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'Extreme Wave Theory' Exhibition at Bonhoga

by Deborah Leggate -

Extreme Wave Theory by Janette Kerr

With so much focus on the sea this summer, and ships arriving from across the world for the Tall Ships Race in July, Shetland Arts is delighted to be staging a major show of work by Janette Kerr RWA, a painter whose monumental seascapes are based largely on her time spent in Shetland.

Janette Kerr is a foul-weather painter. Drawn to the perimeters of land, her work is an index of edges and ledges, exposed headlands and wind-swept seas.

"My process of making paintings involves extremes and instabilities: peripheries and promontories - sites of instability and unknowing, places of rapid change and shifts both physically and meteorologically".

Her exhibition Extreme Wave Theory relates to an on-going research project concerning the interface between art and science. It incorporates the history and stories of the sea surrounding Shetland, and the work of Norwegian oceanographers studying the unpredictability of waves and wind. Her large-scale drawings and canvases are a direct response to the environment and the traditions inherent within it.

Through extended visits to Shetland and Norway in the last year, she has amassed a kind of "non-intentional" personal archive. Kerr has been walking the coastline and watching the sea, engaging in open dialogues with Norwegian mathematicians and scientists searching the oceans for extreme waves, with Shetland fishermen who know their sea and coastline intimately, and tell tales of storms, massive waves and near escapes, and delving into the archives for old documents and artefacts relating to fishing.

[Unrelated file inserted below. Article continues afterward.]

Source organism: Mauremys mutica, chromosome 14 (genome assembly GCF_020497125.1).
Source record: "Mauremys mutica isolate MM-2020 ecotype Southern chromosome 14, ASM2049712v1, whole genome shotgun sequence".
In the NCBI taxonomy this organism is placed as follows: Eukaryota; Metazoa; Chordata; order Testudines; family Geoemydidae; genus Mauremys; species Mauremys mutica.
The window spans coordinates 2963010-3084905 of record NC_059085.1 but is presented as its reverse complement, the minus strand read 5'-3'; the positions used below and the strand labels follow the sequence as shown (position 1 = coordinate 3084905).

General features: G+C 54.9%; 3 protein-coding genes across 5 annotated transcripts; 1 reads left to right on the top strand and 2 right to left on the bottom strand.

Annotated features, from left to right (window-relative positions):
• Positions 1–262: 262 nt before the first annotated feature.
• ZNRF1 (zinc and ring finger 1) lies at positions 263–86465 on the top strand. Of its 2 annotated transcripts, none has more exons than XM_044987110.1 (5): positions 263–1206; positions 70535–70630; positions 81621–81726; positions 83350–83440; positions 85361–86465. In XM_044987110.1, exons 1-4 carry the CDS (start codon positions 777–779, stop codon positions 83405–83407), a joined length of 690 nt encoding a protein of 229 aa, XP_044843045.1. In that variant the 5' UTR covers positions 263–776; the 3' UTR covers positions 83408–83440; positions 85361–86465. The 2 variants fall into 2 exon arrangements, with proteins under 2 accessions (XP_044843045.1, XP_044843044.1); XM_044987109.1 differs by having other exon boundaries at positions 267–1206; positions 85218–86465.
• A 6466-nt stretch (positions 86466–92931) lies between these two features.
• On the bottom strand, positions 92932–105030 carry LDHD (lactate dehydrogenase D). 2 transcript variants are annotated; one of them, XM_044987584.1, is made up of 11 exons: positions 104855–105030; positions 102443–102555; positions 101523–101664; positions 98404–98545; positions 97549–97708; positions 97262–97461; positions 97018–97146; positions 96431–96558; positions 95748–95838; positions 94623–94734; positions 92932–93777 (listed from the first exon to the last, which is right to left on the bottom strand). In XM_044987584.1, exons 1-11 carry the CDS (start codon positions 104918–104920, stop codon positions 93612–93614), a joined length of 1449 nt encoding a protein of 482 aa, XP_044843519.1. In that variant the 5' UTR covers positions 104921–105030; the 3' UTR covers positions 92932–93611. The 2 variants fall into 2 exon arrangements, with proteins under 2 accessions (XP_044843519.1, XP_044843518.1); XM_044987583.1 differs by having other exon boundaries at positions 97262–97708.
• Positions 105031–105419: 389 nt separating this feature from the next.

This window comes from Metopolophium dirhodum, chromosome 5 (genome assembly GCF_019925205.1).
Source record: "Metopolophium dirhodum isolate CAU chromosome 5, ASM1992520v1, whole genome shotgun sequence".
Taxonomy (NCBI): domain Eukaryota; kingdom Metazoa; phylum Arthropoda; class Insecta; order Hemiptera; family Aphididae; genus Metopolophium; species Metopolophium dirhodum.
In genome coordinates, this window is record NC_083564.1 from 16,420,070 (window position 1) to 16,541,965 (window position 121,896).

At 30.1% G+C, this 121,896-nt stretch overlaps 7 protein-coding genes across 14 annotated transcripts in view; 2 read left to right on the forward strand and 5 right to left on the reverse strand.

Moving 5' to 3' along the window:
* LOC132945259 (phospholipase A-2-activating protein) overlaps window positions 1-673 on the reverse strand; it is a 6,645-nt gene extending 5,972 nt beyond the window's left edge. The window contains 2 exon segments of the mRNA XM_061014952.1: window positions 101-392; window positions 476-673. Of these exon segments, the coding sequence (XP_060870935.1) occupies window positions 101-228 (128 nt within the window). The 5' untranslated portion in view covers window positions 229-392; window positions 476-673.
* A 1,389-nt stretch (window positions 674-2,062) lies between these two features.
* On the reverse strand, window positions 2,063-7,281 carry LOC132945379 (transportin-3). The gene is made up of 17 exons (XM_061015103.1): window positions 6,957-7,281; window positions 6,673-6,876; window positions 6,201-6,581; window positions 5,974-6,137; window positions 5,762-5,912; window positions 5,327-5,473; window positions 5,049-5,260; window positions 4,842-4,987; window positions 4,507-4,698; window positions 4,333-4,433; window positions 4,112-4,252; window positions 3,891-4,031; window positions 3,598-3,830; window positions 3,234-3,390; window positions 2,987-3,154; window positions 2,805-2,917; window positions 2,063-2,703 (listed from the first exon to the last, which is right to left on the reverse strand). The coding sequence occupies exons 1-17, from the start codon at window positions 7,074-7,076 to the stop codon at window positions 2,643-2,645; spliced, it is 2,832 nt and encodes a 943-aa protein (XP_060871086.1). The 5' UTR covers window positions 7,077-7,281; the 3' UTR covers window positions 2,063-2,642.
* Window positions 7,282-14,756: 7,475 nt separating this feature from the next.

"I've been out on the sea – in the voes with a Scalloway creel fisherman, travelled with the pilot boat from Sullom Voe oil terminal to meet a tanker from India, I've clung to the sides of a tiny ferry on route to the Outer Skerries, waves washing over the deck as we pitched and rolled in a force 8 while I attempted to draw. I've sat in snow painting and drawing until my fingers froze, have been blown by gusts of wind, drenched by spray and sleet, returning home with salt-encrusted skin".

The outcome of all this is a body of work that seeks to make direct visual associations between observational, archival and oral research, and oceanographic measurement.

Jane Matthews of Shetland Arts said, "it is a privilege to be showing Janette's work, she is a prolific artist whose work recreates the awesome spectacle and power of the sea, her huge paintings and drawings are wild and majestic and will resonate with everyone who has a relationship with the sea. And who, after all, does not in a place like Shetland?!" The exhibition is on until Sunday 14th August.

In addition to Extreme Wave Theory, two exhibitions will be opening in the Lower Gallery/café: The Booth Collection, celebrating 10 years of artists at The Booth studio in Scalloway and Shetland Made featuring selected work from the Arts and Craft Association.

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